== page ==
I manage to get through Monday’s remote class session, but the next seven days become a blur of hours spent on hold, updates on continually changing vital signs and rushed conversations with the overworked but incredibly diligent team of doctors and nurses staffing the coronavirus floor at New Rochelle’s Montefiore Hospital. He seems stable; now he seems worse; now there’s hope; now there’s not. My dread and confusion increases as his fight with the virus drags on. Restorative sleep is replaced by nightmares and waves of anxiety. We can’t visit him, so we concentrate on sending him mental messages, on imagining we are holding his hand.

And then, suddenly, it’s over: a phone call from the hospital, an assurance that he had died peacefully. I had dreaded the sound of my mother’s ringtone for 11 days, but suddenly I’m seized with a fierce wish for it to keep ringing. I longed for more updates, for more news of any kind other than that which we had just received. But, after my grandfather had fought harder and longer than any of us or his doctors expected he would, the time for updates had passed. I know that he is now at rest, having joined my still newly-departed grandmother.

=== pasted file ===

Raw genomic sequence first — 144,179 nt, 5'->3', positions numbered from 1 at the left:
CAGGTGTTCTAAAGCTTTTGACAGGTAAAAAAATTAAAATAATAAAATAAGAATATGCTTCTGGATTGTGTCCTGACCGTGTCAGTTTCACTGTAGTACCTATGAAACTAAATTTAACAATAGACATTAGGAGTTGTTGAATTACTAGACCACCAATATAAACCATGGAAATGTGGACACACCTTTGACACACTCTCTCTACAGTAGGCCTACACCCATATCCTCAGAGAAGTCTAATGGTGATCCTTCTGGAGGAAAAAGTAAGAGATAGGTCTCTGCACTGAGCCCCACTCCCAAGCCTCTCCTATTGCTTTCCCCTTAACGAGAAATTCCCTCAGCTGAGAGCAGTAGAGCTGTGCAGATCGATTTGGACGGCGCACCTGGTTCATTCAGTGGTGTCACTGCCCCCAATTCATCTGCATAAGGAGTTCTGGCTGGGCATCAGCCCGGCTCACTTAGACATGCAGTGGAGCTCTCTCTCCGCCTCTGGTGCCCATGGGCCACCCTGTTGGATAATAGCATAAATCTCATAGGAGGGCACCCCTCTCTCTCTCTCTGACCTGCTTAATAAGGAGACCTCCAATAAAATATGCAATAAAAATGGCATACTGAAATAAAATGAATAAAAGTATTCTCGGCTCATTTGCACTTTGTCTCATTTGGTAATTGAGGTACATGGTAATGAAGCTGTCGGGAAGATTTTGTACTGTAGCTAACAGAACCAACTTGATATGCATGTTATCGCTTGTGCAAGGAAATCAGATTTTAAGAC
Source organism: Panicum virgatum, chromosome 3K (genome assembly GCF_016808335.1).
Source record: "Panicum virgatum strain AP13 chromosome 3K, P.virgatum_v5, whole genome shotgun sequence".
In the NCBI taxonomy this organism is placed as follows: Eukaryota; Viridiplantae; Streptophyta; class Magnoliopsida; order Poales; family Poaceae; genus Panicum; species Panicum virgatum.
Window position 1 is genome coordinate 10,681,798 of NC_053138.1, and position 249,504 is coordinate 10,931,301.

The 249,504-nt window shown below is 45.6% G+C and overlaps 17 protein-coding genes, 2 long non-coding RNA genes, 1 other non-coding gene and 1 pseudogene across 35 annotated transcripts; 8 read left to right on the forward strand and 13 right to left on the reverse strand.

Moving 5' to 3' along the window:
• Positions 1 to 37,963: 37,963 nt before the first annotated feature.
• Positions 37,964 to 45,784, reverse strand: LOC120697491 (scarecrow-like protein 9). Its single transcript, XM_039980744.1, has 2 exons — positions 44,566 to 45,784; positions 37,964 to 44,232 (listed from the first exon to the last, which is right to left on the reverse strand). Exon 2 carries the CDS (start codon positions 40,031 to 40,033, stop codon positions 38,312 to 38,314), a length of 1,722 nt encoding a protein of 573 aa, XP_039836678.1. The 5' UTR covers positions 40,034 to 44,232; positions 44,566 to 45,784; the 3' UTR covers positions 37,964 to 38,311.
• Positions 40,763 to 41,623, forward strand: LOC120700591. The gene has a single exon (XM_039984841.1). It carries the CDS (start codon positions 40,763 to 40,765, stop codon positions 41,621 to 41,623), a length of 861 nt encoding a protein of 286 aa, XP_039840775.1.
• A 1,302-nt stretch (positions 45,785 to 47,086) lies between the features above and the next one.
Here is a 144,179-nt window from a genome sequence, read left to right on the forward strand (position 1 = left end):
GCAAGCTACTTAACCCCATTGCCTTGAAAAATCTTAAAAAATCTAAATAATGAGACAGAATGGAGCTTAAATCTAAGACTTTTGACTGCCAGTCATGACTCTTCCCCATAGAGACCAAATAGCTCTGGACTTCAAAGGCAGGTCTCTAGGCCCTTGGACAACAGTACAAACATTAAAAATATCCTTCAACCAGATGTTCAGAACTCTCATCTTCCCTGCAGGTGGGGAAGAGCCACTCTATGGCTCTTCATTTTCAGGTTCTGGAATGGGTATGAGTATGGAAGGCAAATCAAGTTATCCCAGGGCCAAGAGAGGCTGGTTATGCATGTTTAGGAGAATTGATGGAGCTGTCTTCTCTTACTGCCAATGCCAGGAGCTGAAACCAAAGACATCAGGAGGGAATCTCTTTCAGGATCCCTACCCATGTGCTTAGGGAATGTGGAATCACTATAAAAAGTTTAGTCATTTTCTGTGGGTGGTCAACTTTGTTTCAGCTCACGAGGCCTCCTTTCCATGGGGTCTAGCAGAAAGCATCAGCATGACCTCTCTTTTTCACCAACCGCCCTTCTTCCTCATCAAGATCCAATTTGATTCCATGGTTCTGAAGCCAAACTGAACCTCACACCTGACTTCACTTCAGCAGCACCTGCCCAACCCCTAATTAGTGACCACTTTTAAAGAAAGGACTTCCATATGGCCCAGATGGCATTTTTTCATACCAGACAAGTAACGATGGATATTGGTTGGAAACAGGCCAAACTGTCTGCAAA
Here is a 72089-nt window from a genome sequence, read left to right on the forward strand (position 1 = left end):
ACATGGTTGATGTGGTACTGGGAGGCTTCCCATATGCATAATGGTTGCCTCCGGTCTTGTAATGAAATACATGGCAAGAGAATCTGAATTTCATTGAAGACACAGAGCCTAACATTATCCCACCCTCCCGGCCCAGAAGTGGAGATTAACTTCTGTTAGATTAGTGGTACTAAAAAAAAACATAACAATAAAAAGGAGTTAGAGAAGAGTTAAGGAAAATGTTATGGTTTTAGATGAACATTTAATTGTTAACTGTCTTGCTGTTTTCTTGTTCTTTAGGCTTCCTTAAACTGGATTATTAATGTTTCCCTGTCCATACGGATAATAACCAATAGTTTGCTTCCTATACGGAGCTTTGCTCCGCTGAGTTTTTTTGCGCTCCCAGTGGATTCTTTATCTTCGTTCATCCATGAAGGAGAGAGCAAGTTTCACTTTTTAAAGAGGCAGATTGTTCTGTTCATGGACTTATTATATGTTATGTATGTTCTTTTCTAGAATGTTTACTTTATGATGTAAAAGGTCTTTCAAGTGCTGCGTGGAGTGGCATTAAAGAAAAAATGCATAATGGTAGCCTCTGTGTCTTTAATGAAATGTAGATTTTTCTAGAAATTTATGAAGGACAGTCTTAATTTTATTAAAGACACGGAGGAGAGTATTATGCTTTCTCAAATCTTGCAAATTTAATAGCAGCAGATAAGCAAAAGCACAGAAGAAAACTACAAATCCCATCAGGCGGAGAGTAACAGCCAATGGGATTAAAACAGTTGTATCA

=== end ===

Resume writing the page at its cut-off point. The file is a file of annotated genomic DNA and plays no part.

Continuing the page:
And yet, inner peace still eludes me. We phone in for the burial that we can’t attend, with my sister and her partner standing six feet away from me and my parents in our backyard, a bouquet of flowers on the ground between us. I think back to December, when I watched my mother and her sisters hold hands as we walked away from my grandmother’s grave, when we were able to come together to partake in ancient rituals that made me feel a bit less helpless in the aftermath of death. In the age of the coronavirus, all of this has to be postponed; there cannot be such a gathering in an age of social distancing. Instead, while sheltering in place, hundreds of thousands of families will have to figure out how to mourn in place as well.